3. Our drawing was likely contained in either lot 868 (‘thirty-three statues, Basso-relievos etc., from the antique’) or lot 869 (‘thirty-four of various antiquities, vases, lamps, columns, friezes’); see Jenkins, op. cit. (1987, note 2), p.33.

4. Cornelius Clarkson Vermeule, ‘The Dal Pozzo-Albani Drawings of Classical Antiquities in the British Museum’ in Transactions of the American Philosophical Society 50 (1960), part v, p.21, nos. 176–177 (reproduction of no. 176 on p.64).

5. Francesco Solinas, ‘Sull’atelier di Cassiano dal Pozzo: Metodi di ricerca e documenti inediti’ in Cassiano dal Pozzo’s Paper Museum. Volume ii (Quaderni puteani, 3) ([Milan] 1992), pp.60, 62–63 figs.5–6 (reproducing both sheets).

6. Nicholas Turner, ‘Some of the copyists after the antique employed by Cassiano’ in The Paper Museum of Cassiano dal Pozzo, catalogue of an exhibition held in the British Museum, London, 14 May–30 August 1993 (Quaderni puteani, 4) ([Milan] 1993), pp.36–37.

7. Ingo Herklotz, ‘London, Cassiano dal Pozzo’ [review of the exhibition] in The Burlington Magazine 135 (1993), pp.573–574; Ingo Herklotz, Cassiano dal Pozzo und die Archäologie des 17. Jahrhunderts (Munich 1999), pp.140–141. See also The Paper Museum of Cassiano dal Pozzo: a catalogue raisonné. Series A. Part ii. Early Christian and medieval antiquities: Other mosaics, paintings, sarcophagi and small objects, compiled by John Osborne and Amanda Claridge, with contributions by Cecilia Bartoli and Eileen Kinghan (London 1998), nos. 300–303 (Windsor, Royal Library 300–303).

8. Turner, op. cit. (1993), p.37.

9. Francesca Ceccaroni Cambi Voglia and Simona Modestini, ‘Note d’archivio sulla presenza a Roma di Antonio Tempesta’ in Natura morta, pittura di paesaggio e il collezionismo a Roma nella prima metà del Seicento: Italia, Fiandre, Olanda, edited by Silvia Danesi Squarzina (Rome 1996), pp.117–122; see further, Silvia Danesi Squarzina and Luisa Capoduro, ‘Nuove date e nuovi nomi per le incisioni della “Galleria Giustiniana”’ in Studi di storia dell’arte in onore di Denis Mahon, edited by Maria Grazia Bernardini (Milan 2000), pp.155, 161–162. In the years 1611–1615, Leonardi was a lodger in Tempesta’s house; see Alla ricerca di ‘Ghiongrat’: studi sui libri parrocchiali romani (1600–1630), edited by Rossella Vodret (Rome 2011), p.523 no. 2156.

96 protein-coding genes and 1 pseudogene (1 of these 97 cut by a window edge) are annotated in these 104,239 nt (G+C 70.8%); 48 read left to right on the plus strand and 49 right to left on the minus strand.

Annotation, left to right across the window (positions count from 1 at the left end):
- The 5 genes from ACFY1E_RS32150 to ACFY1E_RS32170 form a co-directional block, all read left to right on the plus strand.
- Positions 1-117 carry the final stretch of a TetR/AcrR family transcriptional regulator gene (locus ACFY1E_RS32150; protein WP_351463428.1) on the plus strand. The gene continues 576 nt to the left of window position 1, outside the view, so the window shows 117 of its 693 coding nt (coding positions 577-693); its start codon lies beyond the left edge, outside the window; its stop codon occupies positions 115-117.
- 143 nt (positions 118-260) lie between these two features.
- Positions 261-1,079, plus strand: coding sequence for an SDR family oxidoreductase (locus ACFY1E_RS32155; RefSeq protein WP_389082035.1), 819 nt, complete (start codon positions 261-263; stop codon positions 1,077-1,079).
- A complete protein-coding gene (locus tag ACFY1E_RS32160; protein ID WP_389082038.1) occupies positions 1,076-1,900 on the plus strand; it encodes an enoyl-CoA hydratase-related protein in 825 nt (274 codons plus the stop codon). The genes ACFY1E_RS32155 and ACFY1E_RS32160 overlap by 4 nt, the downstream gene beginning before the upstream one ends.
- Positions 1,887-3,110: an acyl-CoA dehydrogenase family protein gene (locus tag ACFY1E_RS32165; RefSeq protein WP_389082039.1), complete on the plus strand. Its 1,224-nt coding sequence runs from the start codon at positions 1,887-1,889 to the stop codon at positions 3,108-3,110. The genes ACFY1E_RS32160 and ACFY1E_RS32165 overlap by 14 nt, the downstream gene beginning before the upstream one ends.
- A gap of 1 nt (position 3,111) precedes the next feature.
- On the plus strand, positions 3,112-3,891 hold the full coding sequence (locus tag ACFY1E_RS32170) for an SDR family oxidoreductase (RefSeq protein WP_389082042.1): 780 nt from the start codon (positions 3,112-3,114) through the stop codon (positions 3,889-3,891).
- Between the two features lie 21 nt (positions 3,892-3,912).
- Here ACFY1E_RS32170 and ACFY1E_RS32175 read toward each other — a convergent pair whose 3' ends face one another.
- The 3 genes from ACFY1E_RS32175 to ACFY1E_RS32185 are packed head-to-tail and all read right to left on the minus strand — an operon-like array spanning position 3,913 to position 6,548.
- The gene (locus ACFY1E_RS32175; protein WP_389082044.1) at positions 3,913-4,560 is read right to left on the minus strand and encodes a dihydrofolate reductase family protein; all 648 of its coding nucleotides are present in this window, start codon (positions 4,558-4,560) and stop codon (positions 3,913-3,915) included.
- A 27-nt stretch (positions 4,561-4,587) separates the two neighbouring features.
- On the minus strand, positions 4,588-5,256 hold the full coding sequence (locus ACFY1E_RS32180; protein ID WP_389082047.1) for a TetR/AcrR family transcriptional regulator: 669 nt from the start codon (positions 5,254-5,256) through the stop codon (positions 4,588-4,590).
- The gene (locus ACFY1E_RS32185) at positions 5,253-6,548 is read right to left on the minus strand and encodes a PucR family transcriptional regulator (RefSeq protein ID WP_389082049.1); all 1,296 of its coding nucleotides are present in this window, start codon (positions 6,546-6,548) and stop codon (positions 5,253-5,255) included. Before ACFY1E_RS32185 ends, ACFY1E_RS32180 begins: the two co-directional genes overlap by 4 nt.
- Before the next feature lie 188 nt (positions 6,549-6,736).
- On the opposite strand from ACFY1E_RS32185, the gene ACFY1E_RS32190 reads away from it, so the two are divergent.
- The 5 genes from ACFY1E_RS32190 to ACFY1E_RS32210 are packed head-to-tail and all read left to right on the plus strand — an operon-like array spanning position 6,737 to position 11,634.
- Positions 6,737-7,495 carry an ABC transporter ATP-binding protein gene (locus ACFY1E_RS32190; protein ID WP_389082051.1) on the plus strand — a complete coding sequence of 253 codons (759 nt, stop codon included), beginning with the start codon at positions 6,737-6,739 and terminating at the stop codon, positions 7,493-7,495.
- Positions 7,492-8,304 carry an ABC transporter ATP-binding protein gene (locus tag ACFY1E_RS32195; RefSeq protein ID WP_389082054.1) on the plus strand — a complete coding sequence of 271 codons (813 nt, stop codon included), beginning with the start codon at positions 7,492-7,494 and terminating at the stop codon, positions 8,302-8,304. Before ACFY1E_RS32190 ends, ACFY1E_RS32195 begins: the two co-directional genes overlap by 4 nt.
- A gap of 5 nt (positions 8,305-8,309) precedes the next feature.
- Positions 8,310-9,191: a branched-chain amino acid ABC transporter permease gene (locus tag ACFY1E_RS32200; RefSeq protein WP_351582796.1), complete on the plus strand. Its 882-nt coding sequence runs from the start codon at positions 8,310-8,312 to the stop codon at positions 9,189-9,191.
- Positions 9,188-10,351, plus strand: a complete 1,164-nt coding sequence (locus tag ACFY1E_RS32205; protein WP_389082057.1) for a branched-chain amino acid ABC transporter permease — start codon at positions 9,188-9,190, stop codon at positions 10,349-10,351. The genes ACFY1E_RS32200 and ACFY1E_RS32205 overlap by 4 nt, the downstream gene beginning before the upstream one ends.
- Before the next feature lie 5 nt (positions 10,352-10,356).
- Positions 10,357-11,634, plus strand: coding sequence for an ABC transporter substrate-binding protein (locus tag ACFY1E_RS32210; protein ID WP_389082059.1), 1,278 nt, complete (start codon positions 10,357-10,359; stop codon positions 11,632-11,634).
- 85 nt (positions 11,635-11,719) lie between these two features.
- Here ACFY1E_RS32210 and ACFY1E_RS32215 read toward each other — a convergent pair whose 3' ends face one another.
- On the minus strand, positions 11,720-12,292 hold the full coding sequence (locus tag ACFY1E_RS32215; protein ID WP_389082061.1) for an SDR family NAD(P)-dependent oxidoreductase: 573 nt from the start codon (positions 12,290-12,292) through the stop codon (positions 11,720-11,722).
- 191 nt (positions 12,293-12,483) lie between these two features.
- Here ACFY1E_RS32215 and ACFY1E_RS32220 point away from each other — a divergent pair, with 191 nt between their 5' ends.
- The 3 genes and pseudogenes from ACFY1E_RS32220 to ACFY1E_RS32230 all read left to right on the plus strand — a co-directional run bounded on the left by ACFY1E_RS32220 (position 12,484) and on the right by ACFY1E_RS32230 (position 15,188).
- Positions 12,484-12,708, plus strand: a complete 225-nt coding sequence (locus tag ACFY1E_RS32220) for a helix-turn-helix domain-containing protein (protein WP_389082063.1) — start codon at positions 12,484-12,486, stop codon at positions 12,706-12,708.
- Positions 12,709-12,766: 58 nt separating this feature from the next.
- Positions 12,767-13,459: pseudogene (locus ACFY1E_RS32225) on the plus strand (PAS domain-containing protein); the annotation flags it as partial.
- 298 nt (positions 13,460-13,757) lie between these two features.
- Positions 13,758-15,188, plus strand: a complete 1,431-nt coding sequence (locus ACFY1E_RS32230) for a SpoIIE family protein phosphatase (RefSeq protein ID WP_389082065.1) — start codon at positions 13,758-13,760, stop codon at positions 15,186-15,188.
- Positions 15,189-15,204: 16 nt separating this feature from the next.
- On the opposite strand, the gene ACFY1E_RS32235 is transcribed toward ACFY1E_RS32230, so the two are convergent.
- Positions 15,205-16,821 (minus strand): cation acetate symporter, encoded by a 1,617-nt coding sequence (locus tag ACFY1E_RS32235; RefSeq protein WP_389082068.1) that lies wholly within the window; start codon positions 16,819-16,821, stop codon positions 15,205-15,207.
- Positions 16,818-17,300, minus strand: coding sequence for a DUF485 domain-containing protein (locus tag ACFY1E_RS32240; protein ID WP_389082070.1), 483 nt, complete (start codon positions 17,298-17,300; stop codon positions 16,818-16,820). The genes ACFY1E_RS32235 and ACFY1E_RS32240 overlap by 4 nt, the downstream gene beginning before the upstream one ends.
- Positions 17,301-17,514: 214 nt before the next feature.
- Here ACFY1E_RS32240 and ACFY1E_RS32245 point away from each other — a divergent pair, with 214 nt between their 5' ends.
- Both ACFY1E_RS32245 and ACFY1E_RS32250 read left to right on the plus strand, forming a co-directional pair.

10. Giovanni Pietro Olina, Uccelliera overo Discorso della natura, e proprietà di diversi uccelli, e in particulare di que’ qui cantan: con il modo di prendergli, conoscergli, allevargli, e mantenergli (Rome 1622); Francesco Solinas, L’uccelliera: un libro di arte e di scienza nella Roma dei primi Lincei (Rariora et mirabilia, 2) (Florence 2000), p.86.

11. Turner, op. cit. (1993), p.98 no. 55; Herklotz, op. cit. (1993), pp.573–574; Herklotz, op. cit. (1999), p.331 fig. 41.

12. The altar was first published by François Lenormant, ‘Autel Dionysiaque du Musée de Lyon’ in Gazette Archéologique 2 (1876), pp.102–106 pl. 26, noting its discovery ‘a quelques années a Lyon dans le quartier des Brotteaux, sur la rive gauche du Rhône, dans le Jardin de l’établissement des Frè­res de la Doctrine chrétienne, qui l’ont généreusement offert au Musée de la Ville’. Lenormant’s illus­tration shows the same aspect of the altar as our drawing, with the animal heads broken off. According to Émile Espérandieu, Recueil général des bas-reliefs de la Gaule romaine (Paris 1907), iii, no. 1755, the altar stands 97 cm high and its diameter is 78 cm; cf. Nouvel Espérandieu: recueil général des sculptures sur pierre de la Gaule. Tome ii, Lyon, by Maria Pia Darblade-Audoin (Paris 2006), pp.114–115 no. 336 and pl. 124, with revised date (‘Dans le context de l’histoire lyonnaise, l’autel est probablement arrivé peu après 43. av. J.-C.’) and dimensions (height 97 cm, diameter 81 cm).

13. Veronica Carpita, in I segreti di un collezionista (2000) p.107 no. 109 and I segreti di un collezioni­sta (2001) p.148 no. 163 (see literature). Cassiano’s ‘Relazione Diaria’ (Biblioteca Apostolica Vaticana, Mss Barb. Lat. 5688) is being prepared for publication by Giovanni Morello, Alessandra Anselmi, and Francesco Solinas.